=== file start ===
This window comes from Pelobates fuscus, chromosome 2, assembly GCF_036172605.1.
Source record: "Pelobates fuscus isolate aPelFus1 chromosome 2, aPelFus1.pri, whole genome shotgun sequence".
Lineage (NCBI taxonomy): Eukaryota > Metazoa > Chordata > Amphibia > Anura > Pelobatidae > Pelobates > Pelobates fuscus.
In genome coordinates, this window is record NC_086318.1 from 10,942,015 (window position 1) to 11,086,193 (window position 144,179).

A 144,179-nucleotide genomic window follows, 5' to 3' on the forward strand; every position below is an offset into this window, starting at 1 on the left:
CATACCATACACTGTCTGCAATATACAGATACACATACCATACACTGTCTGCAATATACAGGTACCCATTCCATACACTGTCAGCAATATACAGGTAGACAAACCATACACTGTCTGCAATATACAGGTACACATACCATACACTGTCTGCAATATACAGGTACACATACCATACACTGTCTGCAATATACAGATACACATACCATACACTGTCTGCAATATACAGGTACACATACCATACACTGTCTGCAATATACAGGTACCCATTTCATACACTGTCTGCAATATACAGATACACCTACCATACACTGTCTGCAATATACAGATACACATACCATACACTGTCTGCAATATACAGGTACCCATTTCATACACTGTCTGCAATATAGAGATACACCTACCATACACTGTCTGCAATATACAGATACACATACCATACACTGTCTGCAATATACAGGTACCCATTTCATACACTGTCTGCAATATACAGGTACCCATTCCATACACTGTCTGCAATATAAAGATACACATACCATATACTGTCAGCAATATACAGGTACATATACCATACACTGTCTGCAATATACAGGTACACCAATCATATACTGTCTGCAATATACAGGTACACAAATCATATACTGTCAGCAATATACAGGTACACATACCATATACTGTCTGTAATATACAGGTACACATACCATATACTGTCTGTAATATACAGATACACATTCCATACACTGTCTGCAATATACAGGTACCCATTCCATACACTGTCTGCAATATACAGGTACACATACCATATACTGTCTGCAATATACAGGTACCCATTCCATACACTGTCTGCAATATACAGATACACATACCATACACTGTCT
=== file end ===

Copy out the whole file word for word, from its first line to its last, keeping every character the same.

This window comes from Pelobates fuscus, chromosome 2, assembly GCF_036172605.1.
Source record: "Pelobates fuscus isolate aPelFus1 chromosome 2, aPelFus1.pri, whole genome shotgun sequence".
Lineage (NCBI taxonomy): Eukaryota > Metazoa > Chordata > Amphibia > Anura > Pelobatidae > Pelobates > Pelobates fuscus.
In genome coordinates, this window is record NC_086318.1 from 10,942,015 (window position 1) to 11,086,193 (window position 144,179).

A 144,179-nucleotide genomic window follows, 5' to 3' on the forward strand; every position below is an offset into this window, starting at 1 on the left:
CATACCATACACTGTCTGCAATATACAGATACACATACCATACACTGTCTGCAATATACAGGTACCCATTCCATACACTGTCAGCAATATACAGGTAGACAAACCATACACTGTCTGCAATATACAGGTACACATACCATACACTGTCTGCAATATACAGGTACACATACCATACACTGTCTGCAATATACAGATACACATACCATACACTGTCTGCAATATACAGGTACACATACCATACACTGTCTGCAATATACAGGTACCCATTTCATACACTGTCTGCAATATACAGATACACCTACCATACACTGTCTGCAATATACAGATACACATACCATACACTGTCTGCAATATACAGGTACCCATTTCATACACTGTCTGCAATATAGAGATACACCTACCATACACTGTCTGCAATATACAGATACACATACCATACACTGTCTGCAATATACAGGTACCCATTTCATACACTGTCTGCAATATACAGGTACCCATTCCATACACTGTCTGCAATATAAAGATACACATACCATATACTGTCAGCAATATACAGGTACATATACCATACACTGTCTGCAATATACAGGTACACCAATCATATACTGTCTGCAATATACAGGTACACAAATCATATACTGTCAGCAATATACAGGTACACATACCATATACTGTCTGTAATATACAGGTACACATACCATATACTGTCTGTAATATACAGATACACATTCCATACACTGTCTGCAATATACAGGTACCCATTCCATACACTGTCTGCAATATACAGGTACACATACCATATACTGTCTGCAATATACAGGTACCCATTCCATACACTGTCTGCAATATACAGATACACATACCATACACTGTCT